June 21, 2016 2:01 pm

CFIB ‘disappointed’ with Saskatchewan government agreeing to CPP hike

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The Canadian Federation of Independent Business (CFIB) says it is “disappointed” the Saskatchewan government agreed to a payroll hike when it agreed to expand the Canada Pension Plan (CPP).

“Entrepreneurs were counting on the Saskatchewan government to show strong leadership and say no to CPP hikes,” said Marilyn Braun-Pollon, the CFIB’s vice-president for Prairie & Agri-business.

“We are frustrated the government’s position changed.”

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READ MORE: Feds, most provinces agree on CPP reform; premiums to increase in 2019

According to the CFIB, 78 per cent of small business owners in Saskatchewan oppose a mandatory CPP premium hike, with another 62 per cent stating it would put pressure on freezing or cutting salaries and 27 per cent saying it would force them to lay off employees.

Saskatchewan Premier Brad Wall defended his government’s change of mind in a Facebook post on Tuesday.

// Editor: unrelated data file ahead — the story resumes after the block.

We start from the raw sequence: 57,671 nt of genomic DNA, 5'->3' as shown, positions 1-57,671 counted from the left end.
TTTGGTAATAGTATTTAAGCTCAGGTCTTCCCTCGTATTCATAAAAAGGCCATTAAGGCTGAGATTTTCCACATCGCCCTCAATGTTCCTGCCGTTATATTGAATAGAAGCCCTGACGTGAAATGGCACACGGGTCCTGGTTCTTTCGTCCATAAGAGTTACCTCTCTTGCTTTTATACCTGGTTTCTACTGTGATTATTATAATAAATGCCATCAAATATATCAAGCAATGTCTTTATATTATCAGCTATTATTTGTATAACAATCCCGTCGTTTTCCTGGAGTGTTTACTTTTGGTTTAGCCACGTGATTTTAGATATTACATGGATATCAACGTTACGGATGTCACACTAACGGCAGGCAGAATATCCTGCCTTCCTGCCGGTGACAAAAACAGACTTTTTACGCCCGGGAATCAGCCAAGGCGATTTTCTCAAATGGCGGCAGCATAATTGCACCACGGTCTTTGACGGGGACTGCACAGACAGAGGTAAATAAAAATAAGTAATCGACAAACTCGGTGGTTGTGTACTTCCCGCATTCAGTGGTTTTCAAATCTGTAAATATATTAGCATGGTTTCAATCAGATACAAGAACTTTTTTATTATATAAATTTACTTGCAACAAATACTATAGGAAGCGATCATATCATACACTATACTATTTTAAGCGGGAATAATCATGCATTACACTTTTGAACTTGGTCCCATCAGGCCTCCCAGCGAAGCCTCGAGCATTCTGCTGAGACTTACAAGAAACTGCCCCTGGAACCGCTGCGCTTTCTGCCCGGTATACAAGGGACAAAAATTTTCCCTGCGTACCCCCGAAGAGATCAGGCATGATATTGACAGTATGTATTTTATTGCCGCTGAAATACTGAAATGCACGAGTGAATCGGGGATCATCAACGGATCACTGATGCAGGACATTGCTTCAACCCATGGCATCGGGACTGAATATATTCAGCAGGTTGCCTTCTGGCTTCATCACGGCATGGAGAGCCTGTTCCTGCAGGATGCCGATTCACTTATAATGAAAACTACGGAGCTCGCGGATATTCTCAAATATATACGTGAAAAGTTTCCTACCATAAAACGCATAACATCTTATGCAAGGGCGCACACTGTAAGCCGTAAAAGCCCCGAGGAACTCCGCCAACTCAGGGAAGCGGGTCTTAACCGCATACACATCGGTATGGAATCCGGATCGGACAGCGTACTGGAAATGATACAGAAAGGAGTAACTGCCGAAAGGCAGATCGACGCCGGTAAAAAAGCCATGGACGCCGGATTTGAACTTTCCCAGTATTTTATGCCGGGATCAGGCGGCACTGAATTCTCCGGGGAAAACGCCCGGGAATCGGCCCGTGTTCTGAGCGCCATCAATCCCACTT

“When it became clear the federal government had the numbers they needed for a deal,” Wall wrote, “Saskatchewan worked to achieve a compromise by delaying the start date of the enhancement until 2019 and the phased-in implementation by one year to 2025.”

Under the agreement, contributions for a typical worker earning about $55,000 would initially increase by $7 a month starting in 2019, and employers would match those contributions.

READ MORE: Worried they’ll outlive their savings, 3 in 4 Canadians want CPP expansion: poll

The plan will be phased in over seven years until 2025 and it means when people retire their maximum annual benefits would increase by about one-third to $17,478.

“The last thing Saskatchewan businesses need is a payroll tax hike, which will impact their business and certainly affect their employees,” Braun-Pollon stated.

Braun-Pollon also noted that the CFIB had received a letter last week from Saskatchewan Finance Minister Kevin Doherty stating the province preferred “voluntary efforts to improve retirement savings over mandatory solutions.”

“Saskatchewan had a choice to make the CPP changes better by going slower with an extended implementation period, or sitting it out and risking that a more aggressive plan like the Province of Ontario’s would be implemented nationally,” wrote Wall.

READ MORE: 5 things you need to know about proposed CPP deal

A change to the CPP needs the consent of Ottawa and a minimum of seven provinces representing at least two-thirds of the country’s population.

Provinces will have until July 15 to officially sign on to the agreement before it becomes formalized.

With files from Kevin Nielsen and The Canadian Press

© 2016 Global News, a division of Corus Entertainment Inc.

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